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Asset Management: BlackRock’s risk control warnings to SVB

One scoop to start: Billionaire trader Chris Rokos and Goldman Sachs are among big-name investors that have been hit hard in the market upheaval following the collapse of Silicon Valley Bank.

And another thing: Yesterday UBS agreed to buy Credit Suisse for $3.25bn after a frantic weekend of negotiations brokered by Swiss regulators to safeguard its banking system and attempt to prevent a crisis spreading across global financial markets.

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SVB collapse heralds ‘slow rolling crisis,’ says Fink

BlackRock has emerged as a behind-the-scenes protagonist in the saga of Silicon Valley Bank, the California-based lender whose failure helped spark a banking crisis.

The world’s largest asset manager warned SVB that its risk controls were “substantially below” its peers in early 2022, revealed by my colleagues Antoine Gara and Brooke Masters in New York.

SVB hired BlackRock’s Financial Markets Advisory Group in October 2020 to analyse the potential impact of various risks on its securities portfolio. It later expanded the mandate to examine the risk systems, processes and people in its treasury department, which managed the investments.

The January 2022 risk control report gave the bank a “gentleman’s C”, finding that SVB lagged behind similar banks on 11 of 11 factors considered and was “substantially below” them on 10 out of 11. The consultants found that SVB was unable to generate real time or even weekly updates about what was happening to its securities portfolio.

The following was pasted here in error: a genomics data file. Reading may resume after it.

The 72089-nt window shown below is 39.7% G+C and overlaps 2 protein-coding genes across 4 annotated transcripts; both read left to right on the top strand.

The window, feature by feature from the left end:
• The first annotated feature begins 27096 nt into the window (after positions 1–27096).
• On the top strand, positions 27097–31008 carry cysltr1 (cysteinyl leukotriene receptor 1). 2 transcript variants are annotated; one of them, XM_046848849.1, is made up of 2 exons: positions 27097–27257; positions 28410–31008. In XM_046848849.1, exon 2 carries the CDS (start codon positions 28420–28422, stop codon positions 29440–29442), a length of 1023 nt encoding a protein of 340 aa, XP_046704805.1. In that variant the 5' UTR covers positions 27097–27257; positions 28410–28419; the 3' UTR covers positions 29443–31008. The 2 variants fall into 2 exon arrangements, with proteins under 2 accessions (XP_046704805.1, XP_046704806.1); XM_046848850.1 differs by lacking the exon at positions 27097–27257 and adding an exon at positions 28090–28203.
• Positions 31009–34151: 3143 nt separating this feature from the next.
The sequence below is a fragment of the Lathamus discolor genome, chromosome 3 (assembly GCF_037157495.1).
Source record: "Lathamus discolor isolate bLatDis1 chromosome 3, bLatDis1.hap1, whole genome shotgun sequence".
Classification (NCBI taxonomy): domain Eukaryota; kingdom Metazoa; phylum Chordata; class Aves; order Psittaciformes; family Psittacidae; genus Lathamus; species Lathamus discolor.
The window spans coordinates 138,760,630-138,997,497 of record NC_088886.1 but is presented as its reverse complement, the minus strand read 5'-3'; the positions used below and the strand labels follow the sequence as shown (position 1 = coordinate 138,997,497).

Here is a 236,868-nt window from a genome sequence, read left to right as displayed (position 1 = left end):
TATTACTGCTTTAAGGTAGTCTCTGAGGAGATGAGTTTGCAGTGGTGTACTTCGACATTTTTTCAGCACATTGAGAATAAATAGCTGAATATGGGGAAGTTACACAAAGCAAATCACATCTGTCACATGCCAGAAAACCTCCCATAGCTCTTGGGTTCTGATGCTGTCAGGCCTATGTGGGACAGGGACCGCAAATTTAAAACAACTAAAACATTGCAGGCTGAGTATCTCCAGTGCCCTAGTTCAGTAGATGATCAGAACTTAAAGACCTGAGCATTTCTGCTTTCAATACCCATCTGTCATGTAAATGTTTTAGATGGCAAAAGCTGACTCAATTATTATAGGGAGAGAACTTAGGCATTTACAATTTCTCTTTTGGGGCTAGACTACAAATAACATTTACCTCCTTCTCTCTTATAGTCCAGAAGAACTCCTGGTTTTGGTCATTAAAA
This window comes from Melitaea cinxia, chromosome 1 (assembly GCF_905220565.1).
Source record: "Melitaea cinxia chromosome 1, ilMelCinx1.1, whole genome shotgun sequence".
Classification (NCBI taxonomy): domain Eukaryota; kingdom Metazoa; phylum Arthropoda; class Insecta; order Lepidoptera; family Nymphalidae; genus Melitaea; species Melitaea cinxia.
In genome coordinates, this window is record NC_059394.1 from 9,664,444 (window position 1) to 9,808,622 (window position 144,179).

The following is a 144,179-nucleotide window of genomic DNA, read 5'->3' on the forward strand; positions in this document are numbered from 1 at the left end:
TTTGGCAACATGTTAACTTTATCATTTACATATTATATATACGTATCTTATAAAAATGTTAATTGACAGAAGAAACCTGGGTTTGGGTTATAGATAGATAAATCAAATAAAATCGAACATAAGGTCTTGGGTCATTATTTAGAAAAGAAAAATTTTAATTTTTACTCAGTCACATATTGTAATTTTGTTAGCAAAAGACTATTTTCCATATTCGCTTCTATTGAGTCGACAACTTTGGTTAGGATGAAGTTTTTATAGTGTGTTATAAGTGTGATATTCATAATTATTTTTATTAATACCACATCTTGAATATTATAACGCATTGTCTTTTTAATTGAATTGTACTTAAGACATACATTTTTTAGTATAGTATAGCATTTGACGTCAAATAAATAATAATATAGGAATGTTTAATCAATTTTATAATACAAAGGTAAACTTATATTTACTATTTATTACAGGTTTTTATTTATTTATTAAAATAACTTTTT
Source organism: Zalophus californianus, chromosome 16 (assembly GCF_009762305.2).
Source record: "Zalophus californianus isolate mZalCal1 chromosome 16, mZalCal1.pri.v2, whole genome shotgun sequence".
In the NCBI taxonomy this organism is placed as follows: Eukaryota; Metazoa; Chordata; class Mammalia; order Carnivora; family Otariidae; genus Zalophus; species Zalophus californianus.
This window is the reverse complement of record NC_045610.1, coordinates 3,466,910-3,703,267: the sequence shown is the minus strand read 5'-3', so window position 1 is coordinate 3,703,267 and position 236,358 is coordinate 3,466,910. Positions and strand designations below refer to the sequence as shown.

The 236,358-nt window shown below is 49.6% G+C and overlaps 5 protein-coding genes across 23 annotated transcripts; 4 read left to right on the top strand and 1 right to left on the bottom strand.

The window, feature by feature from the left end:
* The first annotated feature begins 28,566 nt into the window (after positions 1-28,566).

SVB listened to the criticism but rebuffed offers from BlackRock to do follow up work. SVB was taken over by the Federal Deposit Insurance Corporation on March 10 after it announced a $1.8bn loss on sales of securities, sparking a share price collapse and a deposit run. It accentuated fears over larger paper losses the bank was nursing in long-dated securities that lost value as the Fed raised interest rates.

Last week BlackRock chief executive Larry Fink used his closely watched annual letter to weigh into the collapse of SVB. He raised the spectre of a “slow rolling crisis” in the US financial system following the failure of the California-based lender, “with more seizures and shutdowns coming”. 

The founder of the $8.6tn money manager said SVB’s collapse was an example of the “price we’re paying for decades of easy money”. (Another was the liability-driven investing strategies that blew up in UK pension funds last autumn.)

Rapidly rising interest rates were “the first domino to drop” while SVB was an instance of the second, Fink wrote as he warned that other regional banks and investors who rely on leverage could also follow suit.

Fink said that swift regulatory action had helped stabilise markets after the biggest bank failure since 2008. But he nonetheless compared recent events to the 1980s savings and loan crisis, when more than 1,000 lenders collapsed. He wrote:

“We don’t know yet whether the consequences of easy money and regulatory changes will cascade throughout the US regional banking sector (akin to the S&L Crisis) with more seizures and shutdowns coming.”